How this Senior UX Designer Pivoted From Consultancy to In-House Work for a Top Tech Company: Joy's Story
Joy, Senior UX Researcher
I had been working in consulting for 15 years. I was on the company leadership team.
I never really wanted to be on the leadership team, but they asked me to fill a vacant role. I saw it as an opportunity to help the company while also learning about running a business.
While I did learn a lot being on the leadership team, I also was one of the few people on the leadership team that still worked leading client engagements because that was the part of the work that I liked. As I was thinking about the next step in my career, I realized that I wanted to grow in my research skills and do more research work. And the next steps for me in my current company were to be on the leadership team and sell work. And I did not want to sell work. I didn’t want to write the proposals. I didn’t want to make bids. I liked doing the work and I just wanted to do the work.
I knew that I would have to go outside my company to learn new research tools and skills. I felt like I had hit a limit in terms of my interests. It was a great firm, but I wasn’t growing in the way I wanted to. So I left my job in October, before I met Maya
Working with Maya
I’m part of this group called Women in Innovation. They hosted a workshop with Maya and I really liked a lot of her frameworks. She said, “There’s five types of career pivots.” And I thought, “Ooh, I like this.”
As a researcher, I maybe could have figured out this career stuff by myself. But it was nice to not have to design my own process, and to have someone tell me what I should be doing and give me feedback.
If left to my own devices, I feel like I would have wasted my energy on designing my process instead of getting the work done.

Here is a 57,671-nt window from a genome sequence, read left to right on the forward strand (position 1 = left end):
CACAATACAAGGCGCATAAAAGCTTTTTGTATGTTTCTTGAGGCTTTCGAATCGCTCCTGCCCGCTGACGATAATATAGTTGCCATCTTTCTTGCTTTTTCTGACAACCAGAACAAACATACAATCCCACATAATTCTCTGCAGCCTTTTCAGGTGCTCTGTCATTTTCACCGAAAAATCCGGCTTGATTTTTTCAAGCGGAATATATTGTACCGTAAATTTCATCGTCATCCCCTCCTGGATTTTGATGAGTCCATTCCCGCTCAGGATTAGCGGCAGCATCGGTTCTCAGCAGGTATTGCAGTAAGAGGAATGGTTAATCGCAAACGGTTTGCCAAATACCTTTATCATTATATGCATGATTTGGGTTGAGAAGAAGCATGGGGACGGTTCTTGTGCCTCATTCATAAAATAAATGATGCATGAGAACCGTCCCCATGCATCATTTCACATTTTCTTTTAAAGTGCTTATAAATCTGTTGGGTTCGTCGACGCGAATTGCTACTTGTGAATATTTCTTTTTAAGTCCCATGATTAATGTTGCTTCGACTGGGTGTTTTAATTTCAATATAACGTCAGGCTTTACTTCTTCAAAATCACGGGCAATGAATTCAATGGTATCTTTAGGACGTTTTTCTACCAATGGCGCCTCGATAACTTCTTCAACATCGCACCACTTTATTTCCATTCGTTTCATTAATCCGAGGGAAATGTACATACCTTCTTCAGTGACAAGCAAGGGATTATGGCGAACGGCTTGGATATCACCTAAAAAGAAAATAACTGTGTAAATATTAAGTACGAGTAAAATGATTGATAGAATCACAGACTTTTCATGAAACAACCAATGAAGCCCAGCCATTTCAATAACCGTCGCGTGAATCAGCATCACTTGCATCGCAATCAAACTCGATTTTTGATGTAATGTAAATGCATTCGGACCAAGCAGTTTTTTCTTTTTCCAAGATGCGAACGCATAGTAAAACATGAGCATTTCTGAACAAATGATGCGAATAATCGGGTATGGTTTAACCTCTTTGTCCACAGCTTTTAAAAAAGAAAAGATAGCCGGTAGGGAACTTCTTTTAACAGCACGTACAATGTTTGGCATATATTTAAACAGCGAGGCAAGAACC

During her workshop, she taught us about figuring out our core needs and wants and how to use those to drive our search in this amazing market. This really resonated with me and made me realize that I wanted to hire someone to help me.
After her workshop, I understood I needed to focus, otherwise, I might just apply to any job that came my way! I loved all the exercises Maya designed to help clients figure out what we most care about and what we like doing best. After all, I stayed with my last company for 15 years. I am not someone who job hops! This idea of making sure this next role meets my criteria was very compelling to me.
I started last November with Maya’s mindset modules. Through this, I realized I tend to focus on doing the right thing. Maya called it being the good girl. I would ask myself, “Am I following the rules? Is this the right way to write a resume? Am I writing this correctly? Am I doing what they want me to do? Is this the right thing to talk about?” This was good for me to learn about myself.
The next module was all about your core. She had us think about people we admire and then projects that we liked doing. These exercises were another way of thinking about it versus just being like, “What do you like to do?” It was a nice, concrete way to think about what you might enjoy. I think that was super helpful.